Categories: Appetizers | Tags: , , , , | 4 Comments

144/365: National Escargot Day

You’ll have to come out of your shell and display bravery in order to enjoy today’s food holiday. May 24 is National Escargot Day!

Escargot, in case you aren’t aware, is the French word for snails. Land snails, to be exact. They are considered a delicacy in France, and have been a staple of man’s diet for thousands of years. Archaeological digs have uncovered prehistoric caves filled with snail shells, indicating that early man enjoyed dining on the slimy little creatures. Gasp! What Neanderthals! Even when hunting and gathering expanded to include fish, game, and Big Macs, some cultures continued to enjoy snails as part of their cuisine, particularly Greeks and Romans, who considered them not just sustenance, but a delicacy. Kind of like the way we view lobster and caviar today.

There are more than 100 varieties of edible snail worldwide, though two are typically used in the preparation of escargot: Helix Aspersa (or “Petit-Gris”) and Helix Pomatia (“Burgundy snail”). In France, snails are so popular they’ve got their own hunting season. Not all types are edible, though. Some taste unpleasant, while others are poisonous. Snails tend to take on the flavor of whatever they have eaten recently, and can actually become poisonous if they have eaten a poisonous plant, so they are typically “purged” (forced to undergo fasting) for 5-6 days before cooking. They are then removed from their shells, cooked with garlic, butter, and wine, and often placed back into the shells for serving, along with the fragrant cooking sauce and butter.

All of this might turn your stomach, but I have actually tried escargot before. In fact, I consider myself a big fan. During my very first trip to Portland in the early 1990s, I tried escargot at a seafood restaurant, and loved it. Tara, naturally, was less enthusiastic about eating snails. I wanted to make my own, but very few local supermarkets carry snails, it turns out. We tried a bunch of different places, including some European and Asian markets, but came up empty. So we turned to Yelp, and found some suggestions for escargot in Portland. What the heck, it was Friday night – we decided to go ahead and make an evening of it. So we headed to the Hawthorne District to check out Chez Machin, a French creperie that looked promising (and promised escargot). And, they delivered! Now I have to give props to Tara. It is well documented that she is a picky eater, and that has proven to be the case many times during this food challenge. But sometimes she surprises me, and tonight was one of those times. Because she ended up liking the snails. Go figure! (They were pretty tasty, and the garlic butter made a great sauce for dipping that awesome French bread in, too).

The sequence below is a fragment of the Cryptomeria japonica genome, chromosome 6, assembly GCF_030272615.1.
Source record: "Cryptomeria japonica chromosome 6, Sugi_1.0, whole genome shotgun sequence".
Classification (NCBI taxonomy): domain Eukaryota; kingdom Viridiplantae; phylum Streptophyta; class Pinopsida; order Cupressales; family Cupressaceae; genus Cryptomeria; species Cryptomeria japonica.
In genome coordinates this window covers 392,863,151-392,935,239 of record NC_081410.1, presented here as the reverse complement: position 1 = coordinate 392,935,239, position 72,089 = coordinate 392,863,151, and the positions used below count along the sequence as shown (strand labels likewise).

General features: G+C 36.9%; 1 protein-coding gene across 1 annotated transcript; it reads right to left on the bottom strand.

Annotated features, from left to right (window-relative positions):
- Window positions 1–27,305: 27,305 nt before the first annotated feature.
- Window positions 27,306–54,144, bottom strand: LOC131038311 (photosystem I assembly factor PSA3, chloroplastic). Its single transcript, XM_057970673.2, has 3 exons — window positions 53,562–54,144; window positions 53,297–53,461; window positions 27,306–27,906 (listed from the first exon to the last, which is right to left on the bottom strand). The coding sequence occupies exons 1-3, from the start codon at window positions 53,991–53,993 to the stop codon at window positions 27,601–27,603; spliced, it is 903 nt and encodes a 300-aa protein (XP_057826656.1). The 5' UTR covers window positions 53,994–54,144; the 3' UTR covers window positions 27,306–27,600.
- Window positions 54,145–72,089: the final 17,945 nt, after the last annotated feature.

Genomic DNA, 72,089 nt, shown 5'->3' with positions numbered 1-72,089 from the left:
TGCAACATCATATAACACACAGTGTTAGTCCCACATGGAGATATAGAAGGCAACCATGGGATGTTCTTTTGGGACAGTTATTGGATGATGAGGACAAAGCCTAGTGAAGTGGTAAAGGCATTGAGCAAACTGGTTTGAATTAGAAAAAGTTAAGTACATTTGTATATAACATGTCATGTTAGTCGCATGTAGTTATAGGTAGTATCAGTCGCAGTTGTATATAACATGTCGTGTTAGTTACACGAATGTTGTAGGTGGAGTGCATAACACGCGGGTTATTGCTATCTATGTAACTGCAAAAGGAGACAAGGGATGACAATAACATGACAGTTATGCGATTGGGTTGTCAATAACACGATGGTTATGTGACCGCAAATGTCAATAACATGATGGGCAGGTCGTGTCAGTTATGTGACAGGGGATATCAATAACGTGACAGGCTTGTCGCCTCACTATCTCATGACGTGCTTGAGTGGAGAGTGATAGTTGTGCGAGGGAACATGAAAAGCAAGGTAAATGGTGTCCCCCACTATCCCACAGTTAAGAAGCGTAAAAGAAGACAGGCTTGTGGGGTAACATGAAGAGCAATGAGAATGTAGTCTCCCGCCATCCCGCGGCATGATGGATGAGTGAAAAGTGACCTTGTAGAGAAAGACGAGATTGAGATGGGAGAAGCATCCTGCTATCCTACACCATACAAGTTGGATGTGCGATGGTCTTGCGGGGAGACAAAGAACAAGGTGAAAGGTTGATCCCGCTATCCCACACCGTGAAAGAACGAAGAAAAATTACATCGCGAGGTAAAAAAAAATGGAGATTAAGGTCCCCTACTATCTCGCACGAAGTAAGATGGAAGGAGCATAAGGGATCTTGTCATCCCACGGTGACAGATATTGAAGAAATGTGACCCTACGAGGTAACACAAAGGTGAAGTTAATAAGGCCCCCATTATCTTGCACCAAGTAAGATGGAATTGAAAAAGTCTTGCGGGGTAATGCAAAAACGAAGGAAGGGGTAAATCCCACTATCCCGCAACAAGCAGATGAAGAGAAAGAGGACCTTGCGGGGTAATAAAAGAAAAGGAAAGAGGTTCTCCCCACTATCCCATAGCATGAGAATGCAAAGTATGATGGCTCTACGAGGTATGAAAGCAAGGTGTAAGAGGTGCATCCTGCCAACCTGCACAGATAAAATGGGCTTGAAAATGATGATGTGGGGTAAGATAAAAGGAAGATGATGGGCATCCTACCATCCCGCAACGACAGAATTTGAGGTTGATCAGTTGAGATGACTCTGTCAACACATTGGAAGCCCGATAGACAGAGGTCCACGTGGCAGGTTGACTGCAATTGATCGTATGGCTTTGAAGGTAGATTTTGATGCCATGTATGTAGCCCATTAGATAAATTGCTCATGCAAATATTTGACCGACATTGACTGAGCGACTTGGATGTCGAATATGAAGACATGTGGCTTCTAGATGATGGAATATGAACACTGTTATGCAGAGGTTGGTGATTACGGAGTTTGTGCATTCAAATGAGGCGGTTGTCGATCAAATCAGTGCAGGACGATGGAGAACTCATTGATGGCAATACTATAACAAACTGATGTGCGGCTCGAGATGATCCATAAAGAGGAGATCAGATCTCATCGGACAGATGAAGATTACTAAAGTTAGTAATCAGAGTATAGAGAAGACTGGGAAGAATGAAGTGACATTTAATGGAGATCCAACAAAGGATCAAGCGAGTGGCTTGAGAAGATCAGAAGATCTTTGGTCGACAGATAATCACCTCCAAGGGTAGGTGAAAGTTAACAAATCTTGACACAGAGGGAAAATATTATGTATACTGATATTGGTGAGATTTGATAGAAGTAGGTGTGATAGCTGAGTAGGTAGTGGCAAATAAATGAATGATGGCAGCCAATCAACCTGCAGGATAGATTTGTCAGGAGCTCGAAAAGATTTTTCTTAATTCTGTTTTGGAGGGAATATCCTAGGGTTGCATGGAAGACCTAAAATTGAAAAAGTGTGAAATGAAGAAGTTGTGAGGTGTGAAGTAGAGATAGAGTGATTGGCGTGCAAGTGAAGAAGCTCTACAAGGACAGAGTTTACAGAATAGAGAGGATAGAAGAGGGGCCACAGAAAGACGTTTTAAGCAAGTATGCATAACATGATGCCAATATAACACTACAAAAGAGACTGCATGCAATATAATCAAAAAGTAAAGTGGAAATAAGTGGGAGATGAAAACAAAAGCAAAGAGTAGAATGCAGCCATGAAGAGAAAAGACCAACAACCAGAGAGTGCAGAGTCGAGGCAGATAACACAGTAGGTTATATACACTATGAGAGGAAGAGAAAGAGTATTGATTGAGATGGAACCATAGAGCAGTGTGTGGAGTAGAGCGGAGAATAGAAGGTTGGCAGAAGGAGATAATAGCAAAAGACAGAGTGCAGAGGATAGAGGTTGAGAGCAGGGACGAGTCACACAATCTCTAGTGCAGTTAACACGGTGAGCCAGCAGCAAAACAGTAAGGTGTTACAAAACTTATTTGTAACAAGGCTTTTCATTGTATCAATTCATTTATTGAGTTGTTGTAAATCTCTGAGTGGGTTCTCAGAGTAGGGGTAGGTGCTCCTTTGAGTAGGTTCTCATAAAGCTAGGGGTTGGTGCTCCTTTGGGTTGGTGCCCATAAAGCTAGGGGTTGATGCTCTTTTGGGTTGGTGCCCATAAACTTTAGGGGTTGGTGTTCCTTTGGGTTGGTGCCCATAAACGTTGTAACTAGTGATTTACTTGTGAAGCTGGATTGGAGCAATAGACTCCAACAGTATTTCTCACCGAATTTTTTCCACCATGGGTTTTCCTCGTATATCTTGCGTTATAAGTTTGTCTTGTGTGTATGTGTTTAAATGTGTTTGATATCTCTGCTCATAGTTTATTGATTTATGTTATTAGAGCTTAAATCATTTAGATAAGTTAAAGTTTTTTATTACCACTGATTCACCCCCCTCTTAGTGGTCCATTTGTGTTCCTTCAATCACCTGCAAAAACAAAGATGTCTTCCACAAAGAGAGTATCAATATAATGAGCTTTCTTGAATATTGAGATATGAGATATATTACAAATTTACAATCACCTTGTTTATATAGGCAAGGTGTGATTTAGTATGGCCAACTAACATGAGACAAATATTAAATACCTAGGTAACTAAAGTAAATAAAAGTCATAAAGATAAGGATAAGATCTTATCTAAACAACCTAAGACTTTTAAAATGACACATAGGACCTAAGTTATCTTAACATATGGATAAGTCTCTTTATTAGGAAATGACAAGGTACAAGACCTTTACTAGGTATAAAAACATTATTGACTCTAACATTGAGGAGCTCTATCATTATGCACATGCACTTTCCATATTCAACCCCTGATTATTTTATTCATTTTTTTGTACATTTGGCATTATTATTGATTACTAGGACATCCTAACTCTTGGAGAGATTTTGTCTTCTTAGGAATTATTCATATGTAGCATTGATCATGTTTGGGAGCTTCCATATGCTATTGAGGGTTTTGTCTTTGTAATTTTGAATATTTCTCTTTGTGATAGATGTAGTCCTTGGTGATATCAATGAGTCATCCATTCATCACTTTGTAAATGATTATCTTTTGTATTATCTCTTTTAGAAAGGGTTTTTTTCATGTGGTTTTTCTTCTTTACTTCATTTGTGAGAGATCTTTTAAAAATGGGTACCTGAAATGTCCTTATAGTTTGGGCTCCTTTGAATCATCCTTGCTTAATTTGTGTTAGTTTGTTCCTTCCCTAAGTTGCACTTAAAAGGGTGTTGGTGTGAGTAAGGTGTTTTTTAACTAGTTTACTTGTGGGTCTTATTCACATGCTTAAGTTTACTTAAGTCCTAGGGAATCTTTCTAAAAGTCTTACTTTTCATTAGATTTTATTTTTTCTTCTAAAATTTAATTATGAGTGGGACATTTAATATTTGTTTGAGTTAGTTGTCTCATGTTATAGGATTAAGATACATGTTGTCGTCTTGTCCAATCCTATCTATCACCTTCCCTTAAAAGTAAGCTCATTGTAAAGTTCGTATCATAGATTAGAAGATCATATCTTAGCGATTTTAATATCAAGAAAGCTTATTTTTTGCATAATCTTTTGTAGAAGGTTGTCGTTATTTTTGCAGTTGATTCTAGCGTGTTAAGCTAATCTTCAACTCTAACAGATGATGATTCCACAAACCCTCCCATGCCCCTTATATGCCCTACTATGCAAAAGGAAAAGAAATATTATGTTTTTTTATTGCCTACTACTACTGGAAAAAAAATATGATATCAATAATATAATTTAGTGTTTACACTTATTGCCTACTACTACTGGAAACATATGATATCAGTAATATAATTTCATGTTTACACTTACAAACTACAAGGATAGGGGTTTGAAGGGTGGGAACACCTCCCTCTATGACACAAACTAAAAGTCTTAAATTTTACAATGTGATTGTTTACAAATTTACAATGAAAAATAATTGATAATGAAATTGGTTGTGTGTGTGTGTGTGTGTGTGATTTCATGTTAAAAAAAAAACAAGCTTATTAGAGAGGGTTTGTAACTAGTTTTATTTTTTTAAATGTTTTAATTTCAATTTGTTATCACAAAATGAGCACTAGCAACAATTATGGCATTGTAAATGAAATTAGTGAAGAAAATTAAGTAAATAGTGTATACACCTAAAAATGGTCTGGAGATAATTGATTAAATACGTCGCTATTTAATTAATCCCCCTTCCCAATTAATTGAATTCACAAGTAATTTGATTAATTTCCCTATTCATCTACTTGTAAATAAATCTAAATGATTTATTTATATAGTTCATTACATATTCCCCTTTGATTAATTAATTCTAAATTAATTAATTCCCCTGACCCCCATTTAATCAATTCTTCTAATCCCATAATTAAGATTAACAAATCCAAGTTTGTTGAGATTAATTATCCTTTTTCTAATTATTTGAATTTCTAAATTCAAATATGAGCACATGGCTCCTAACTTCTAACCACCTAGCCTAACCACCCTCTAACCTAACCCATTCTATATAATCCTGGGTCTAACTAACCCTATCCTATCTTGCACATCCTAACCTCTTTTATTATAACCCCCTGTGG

Escargot

Categories: Appetizers, Too Weird to Categorize | Tags: , , , , , , , | 6 Comments

107/365: National Cheeseball Day

Much like fruitcake and Rodney Dangerfield, the food we are honoring today gets no respect. April 17 is National Cheeseball Day!

This kitschy party favorite has gotten a bad rap for years. New York Times food writer Amanda Hesser once wrote, “Cheese balls tend to be associated with shag rugs and tinsel, symbols of the middle-class middlebrow.” But wait. I happen to be a fan of all things ’70s – including shag rugs and tinsel! In fact, I received a box of tinsel as a Christmas gift last year, after complaining that I could no longer find it in stores. (Thanks, future mother-in-law!). Which probably explains why I was looking forward to celebrating the cheeseball.

Nobody knows its exact origins, but Virginia Safford’s 1944 cookbook Food of my Friends contains the first known recipe for a cheeseball. Typically made with a blend of cream cheese and another softened cheese, cheeseballs are popular party dips that, over the years, have fallen out of favor with the American public. This article has some great information as to why, and the explanation is right there in the opening paragraph: cheeseballs are viewed as “an orange softball filled with garish industrial cheeses, smacking of an untraceable sweetness, and coated with stale, often soggy, nuts.” But they don’t have to be this way! Recipes for gourmet versions are abundant. Even Martha freakin’ Stewart has come up with ways to class up the lowly cheeseball. So get on the bandwagon, folks! Let’s bring cheeseballs back into vogue!

Tara and I bought one from WinCo. Kaukauna brand. It was…well, it was a cheeseball. Maybe there’s a reason these things receive so much derision. It made an “okay” appetizer for dinner, anyway.

Cheeseball

Categories: Appetizers, Dairy | Tags: , , , , , | 3 Comments